Whenever you take a train to the end of its line, there’s something a little spooky about it, in a “final destination” kind of way. You’re delivered to the terminal station, which is at a street that’s a dozen or two above the ones you normally frequent, and you have to disembark. When you do this on the Market-Frankford Line, taking it all the way up through the heart of West Philadelphia and into the outskirts of Upper Darby, there’s a bridge to cross outside of the station, and a street up which you must wind in order to reach your ultimate goal.
Once outside the safe realm of Philly’s grid system and into the world of unexpected curves and off-shooting alleys, it always gets a little dangerous. A little weird. You need someone to show you the way, and a good reason to have gone through all the trouble.
But if you’re up for a trip past your usual haunts and outside your comfort zone, and if you’re in the mood for cheap, authentic Mexican food and pitchers of margaritas, Don Memo Mexican Restaurant is your all the reason you need.
This hole-in-the-wall undoubtedly developed its initial following of fervent college students because of its University City-located Tacos Don Memo food truck, which preceded the brick and mortar iteration that mobs of students now flock to every weekend. The cheap and delicious food truck fare finds itself consistently well-translated at the restaurant (affectionately called Don Memo’s by anyone in the know), but that alone can’t solely account for its success. Indeed, the popularity of this little place is astounding. I once came with a group of friends at 7pm and then hopped tables to join a different set of friends when they arrived for their 9 o’clock reservation. With all of the BYOs in the city to choose from, two separate social circles had made reservations that night for Memo’s, which speaks to its drawing power–among shoestring-budget college students, at least.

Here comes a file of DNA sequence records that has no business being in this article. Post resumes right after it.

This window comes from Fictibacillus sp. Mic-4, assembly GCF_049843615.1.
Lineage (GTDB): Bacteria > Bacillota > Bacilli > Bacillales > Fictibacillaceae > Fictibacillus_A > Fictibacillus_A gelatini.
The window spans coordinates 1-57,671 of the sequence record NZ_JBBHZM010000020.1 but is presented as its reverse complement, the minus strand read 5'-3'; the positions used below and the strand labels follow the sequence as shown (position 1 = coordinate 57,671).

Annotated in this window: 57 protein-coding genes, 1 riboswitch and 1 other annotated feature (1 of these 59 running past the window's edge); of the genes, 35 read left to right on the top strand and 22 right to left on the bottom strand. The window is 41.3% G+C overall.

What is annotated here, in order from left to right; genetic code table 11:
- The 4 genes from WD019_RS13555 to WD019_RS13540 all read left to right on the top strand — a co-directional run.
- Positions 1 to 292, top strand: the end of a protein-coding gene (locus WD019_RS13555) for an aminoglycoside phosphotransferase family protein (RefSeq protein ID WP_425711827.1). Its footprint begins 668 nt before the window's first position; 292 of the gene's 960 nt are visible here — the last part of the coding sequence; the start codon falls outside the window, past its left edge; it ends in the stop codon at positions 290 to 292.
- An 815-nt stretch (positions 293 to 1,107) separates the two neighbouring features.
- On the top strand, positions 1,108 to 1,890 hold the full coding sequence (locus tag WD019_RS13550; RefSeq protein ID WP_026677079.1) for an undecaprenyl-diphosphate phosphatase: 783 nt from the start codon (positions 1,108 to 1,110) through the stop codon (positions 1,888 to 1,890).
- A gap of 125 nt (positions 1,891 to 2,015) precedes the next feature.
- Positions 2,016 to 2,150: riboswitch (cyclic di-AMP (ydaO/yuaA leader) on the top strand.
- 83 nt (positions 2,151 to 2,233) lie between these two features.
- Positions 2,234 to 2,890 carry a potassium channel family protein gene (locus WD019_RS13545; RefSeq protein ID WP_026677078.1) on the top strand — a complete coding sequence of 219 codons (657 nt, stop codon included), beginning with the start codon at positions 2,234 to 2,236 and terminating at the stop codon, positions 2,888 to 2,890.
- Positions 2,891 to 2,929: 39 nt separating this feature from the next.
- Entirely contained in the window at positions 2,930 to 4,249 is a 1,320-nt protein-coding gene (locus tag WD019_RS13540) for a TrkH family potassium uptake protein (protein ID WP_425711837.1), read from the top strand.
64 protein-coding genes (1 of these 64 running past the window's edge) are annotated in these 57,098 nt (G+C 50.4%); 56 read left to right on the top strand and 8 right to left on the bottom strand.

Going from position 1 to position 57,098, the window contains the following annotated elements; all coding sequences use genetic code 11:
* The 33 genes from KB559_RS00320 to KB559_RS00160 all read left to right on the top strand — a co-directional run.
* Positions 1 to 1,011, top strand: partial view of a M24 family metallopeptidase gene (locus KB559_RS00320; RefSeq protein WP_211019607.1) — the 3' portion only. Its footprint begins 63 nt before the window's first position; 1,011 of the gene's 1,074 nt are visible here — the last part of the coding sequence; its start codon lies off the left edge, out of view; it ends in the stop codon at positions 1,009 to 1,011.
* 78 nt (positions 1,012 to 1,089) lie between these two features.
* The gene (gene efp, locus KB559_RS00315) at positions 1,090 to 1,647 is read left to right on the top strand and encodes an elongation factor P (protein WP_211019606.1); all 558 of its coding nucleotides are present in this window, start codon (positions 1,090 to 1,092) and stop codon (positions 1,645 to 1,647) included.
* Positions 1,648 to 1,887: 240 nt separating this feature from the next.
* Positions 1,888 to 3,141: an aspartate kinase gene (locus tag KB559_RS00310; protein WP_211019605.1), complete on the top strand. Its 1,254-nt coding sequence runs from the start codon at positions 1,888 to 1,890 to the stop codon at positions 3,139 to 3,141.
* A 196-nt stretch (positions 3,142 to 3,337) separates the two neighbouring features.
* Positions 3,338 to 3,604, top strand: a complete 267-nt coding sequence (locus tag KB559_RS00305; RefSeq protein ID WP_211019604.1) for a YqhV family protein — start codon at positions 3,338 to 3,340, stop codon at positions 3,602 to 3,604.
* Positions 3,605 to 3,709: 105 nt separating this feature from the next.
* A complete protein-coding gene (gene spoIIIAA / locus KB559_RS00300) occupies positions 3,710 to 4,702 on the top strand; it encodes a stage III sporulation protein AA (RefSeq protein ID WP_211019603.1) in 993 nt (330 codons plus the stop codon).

Still, the bring-your-own-tequila margaritas, served in salted, multicolored, mismatched margarita glasses, don’t hurt either. (Pro tip: ask your server to bring the pitcher and mix out to your table and add in the tequila yourself to taste.) And neither does the delicious guacamole, made tableside and served with crispy chips, or the vivid ambiance. The place is narrow, painted lime green, and easily filled, creating a boisterously energetic environment. It’s furnished with tables for two that combine banquet-style to accommodate larger parties; two big groups can fit in the restaurant at a time, and they specifically take reservations only on the odd hours to make sure that you’re not unduly rushed. Go early and you’ll usually find a smattering of professionals and locals at the counter that overlooks the kitchen or in front by the windows. Go late and the demographic skews younger. And drunker.
In general, a successful BYO will find the intersection of three points: affordability, accessibility, and reservability (meaning that, when you walk in with 15 of your best friends, you don’t have to wait forty-five minutes to sit down). Philly is a BYO city without question, but the options for people on a budget (especially a college student’s) tend to dwindle down to variations on Asian cuisine.
But when you’re ready to break out of the Banana Leaf box (and the boxed wine that usually goes along with it), a trip uptown for Memo’s and margaritas is what’s required.
57 Garrett Rd., Upper Darby